By LA Weekly
By Henry Rollins
By Weekly Photographers
By Shea Serrano
By Nate "Igor" Smith
By Dan Weiss
By Erica E. Phillips
By Kai Flanders
”They’re gonna a build a new dimensionAnd make a soundtrack of our livesThey‘re gonna build a new dimensionAnd drill a hole of imaginary time,“ sings Ebbot Lundberg on the Swedish six-piece the Soundtrack of Our Lives’ ”Firmament Vacation (A Soundtrack of Our Lives),“ a 1996 song that can be read as a sideways-statement of purpose for a band firmly lodged in 1966--1974.
Tonight, a portal to that new dimension has been opened in the unlikely location of Point Loma‘s Cactus Rose Saloon, a studiously bland hotel bar that’s usually host to country-and-western hickery, not squads of unrepentant mods, rockers and Summer of Love hippies. And yet here we are -- thanks to the for-the-love-of-it work of Mike and Anja Stax‘s Hipsters club -- in a temporary ’60s wonderlounge of oil-lamp projections, wall-size pop-art murals, and onstage go-go dancers decked out in blue-and-white Swedish-flag blouses. The vibe is groovy rather than kitschy; it‘s the kind of show where the opening bands’ lack of polishtalent is made up for by their enthusiasm, the endearing presence of family members and friends from work in the audience, and the knowledge that the Greatest Meat-and-Potatoes-and-Space-Cakes Rock & Roll Band in the World is gonna arrive onstage any minute. That may sound mad, but give a listen to any of the Soundtrack of Our Lives‘ wonderful worth-the-search (and yes, English-language) albums -- this is a band that actually measures up musically, lyrically and performance-wise to their obvious inspirations: the Who, the Stones, early Pink Floyd, the Beatles, the Doors, the Faces, etc.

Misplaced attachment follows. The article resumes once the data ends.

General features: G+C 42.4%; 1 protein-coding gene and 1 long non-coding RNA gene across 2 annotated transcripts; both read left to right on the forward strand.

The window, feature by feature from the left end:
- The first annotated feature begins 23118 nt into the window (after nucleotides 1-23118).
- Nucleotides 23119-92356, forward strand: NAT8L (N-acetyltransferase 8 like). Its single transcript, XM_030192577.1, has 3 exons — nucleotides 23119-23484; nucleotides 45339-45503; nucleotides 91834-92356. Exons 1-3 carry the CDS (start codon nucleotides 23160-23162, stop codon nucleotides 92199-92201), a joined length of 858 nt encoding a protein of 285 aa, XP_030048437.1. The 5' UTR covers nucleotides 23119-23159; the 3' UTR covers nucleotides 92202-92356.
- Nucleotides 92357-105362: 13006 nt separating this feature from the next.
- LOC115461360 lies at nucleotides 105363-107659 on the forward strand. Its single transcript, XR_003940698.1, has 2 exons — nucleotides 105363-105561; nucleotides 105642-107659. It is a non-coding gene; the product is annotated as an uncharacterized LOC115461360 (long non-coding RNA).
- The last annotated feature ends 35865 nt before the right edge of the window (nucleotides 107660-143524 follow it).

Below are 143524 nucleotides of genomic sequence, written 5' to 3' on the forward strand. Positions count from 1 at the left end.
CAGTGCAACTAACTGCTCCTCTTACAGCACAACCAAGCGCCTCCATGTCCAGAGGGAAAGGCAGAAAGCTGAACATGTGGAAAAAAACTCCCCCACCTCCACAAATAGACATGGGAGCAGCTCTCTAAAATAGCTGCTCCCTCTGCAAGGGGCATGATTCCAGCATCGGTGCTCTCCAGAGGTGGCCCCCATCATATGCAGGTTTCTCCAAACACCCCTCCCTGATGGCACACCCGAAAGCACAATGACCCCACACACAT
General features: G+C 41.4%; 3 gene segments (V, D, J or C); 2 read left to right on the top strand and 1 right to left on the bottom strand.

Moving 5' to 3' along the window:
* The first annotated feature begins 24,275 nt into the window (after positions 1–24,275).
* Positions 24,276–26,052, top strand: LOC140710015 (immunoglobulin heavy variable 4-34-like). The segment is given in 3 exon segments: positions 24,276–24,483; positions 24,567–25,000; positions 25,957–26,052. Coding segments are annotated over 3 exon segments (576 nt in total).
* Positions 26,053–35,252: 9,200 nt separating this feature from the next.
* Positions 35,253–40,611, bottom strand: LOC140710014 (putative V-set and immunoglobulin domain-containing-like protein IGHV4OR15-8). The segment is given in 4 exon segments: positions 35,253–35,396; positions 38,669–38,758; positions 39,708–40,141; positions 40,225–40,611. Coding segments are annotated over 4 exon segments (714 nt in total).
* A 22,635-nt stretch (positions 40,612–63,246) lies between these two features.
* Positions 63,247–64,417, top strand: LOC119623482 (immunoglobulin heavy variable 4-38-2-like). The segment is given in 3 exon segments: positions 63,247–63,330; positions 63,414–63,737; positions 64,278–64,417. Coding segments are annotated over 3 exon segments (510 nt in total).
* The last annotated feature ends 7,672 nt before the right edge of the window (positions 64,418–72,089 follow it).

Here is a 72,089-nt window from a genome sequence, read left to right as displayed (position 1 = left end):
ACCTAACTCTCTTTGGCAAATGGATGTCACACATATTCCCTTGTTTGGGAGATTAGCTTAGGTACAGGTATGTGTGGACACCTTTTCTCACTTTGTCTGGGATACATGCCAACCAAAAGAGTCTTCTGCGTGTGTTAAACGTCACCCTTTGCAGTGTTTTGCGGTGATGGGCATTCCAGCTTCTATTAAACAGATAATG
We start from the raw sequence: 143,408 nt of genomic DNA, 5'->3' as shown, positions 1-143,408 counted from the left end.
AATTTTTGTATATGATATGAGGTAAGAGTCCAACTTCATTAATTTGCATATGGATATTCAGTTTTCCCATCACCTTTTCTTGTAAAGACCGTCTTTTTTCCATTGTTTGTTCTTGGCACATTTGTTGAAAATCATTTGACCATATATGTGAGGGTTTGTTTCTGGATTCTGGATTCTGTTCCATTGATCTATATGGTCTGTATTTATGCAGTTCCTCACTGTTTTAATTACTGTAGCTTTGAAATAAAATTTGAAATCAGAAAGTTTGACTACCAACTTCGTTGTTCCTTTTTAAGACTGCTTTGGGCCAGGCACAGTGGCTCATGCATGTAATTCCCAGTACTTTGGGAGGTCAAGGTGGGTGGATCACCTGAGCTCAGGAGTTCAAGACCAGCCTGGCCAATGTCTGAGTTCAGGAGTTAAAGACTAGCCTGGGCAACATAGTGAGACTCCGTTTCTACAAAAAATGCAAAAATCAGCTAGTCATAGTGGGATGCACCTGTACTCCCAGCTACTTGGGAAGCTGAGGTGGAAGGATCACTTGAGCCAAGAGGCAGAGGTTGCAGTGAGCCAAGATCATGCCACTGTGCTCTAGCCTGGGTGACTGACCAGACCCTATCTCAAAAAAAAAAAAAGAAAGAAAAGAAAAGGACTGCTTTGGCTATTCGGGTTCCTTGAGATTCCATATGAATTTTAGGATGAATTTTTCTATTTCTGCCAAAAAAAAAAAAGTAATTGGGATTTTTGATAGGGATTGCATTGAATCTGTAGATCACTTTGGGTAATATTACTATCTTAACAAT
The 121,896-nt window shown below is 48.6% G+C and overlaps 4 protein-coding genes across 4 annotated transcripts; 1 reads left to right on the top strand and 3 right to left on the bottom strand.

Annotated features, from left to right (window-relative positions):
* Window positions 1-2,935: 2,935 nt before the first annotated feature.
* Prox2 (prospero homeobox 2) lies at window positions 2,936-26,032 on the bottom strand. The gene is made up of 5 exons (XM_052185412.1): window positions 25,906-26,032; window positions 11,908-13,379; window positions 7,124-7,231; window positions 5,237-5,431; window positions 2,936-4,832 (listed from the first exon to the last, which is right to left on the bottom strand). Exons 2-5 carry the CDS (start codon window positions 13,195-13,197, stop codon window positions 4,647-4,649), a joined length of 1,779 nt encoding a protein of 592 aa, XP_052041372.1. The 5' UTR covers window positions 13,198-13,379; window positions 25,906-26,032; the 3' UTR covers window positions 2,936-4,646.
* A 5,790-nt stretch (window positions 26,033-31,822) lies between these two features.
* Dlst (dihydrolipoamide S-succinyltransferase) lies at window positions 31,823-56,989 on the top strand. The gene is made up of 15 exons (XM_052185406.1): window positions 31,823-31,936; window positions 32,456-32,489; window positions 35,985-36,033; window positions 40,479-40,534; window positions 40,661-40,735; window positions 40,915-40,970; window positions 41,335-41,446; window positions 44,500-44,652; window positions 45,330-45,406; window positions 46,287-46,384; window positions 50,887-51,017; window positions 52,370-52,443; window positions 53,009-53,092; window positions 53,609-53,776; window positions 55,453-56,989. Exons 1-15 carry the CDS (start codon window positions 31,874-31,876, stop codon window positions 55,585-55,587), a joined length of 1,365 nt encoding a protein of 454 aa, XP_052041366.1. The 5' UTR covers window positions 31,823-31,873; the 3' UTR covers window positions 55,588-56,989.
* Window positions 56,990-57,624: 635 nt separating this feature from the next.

Tonight, as with the band’s show earlier in the week at the Roxy, front man Ebbot is the beer-torsoed weirdbeard in a mumu, opening up his big ol‘ psychedelic soul on one song, goofballing it like a class clown through the next, roaming the audience in the third, testifying in the fourth. He’s a sweet cross between Jim Morrison, Dennis Wilson and that guy from ABBA, and he‘s a generous presence: To look at this Uncle Rock and frown seems as impossible as not complying when he asks everyone to sit down midway through the affably admonitory ”21st Century Rip Off.“ (Incredibly, everyone does.) The band rocks and booms, stomps and boogies; by the end of the set they’re taking choice requests from the audience of fewer than 200, most of whom have never heard the band before.
”It‘s a special night,“ says Ebbot at one point, beaming. Indeed. Let’s hope we get to visit this dimension again sometime soon.
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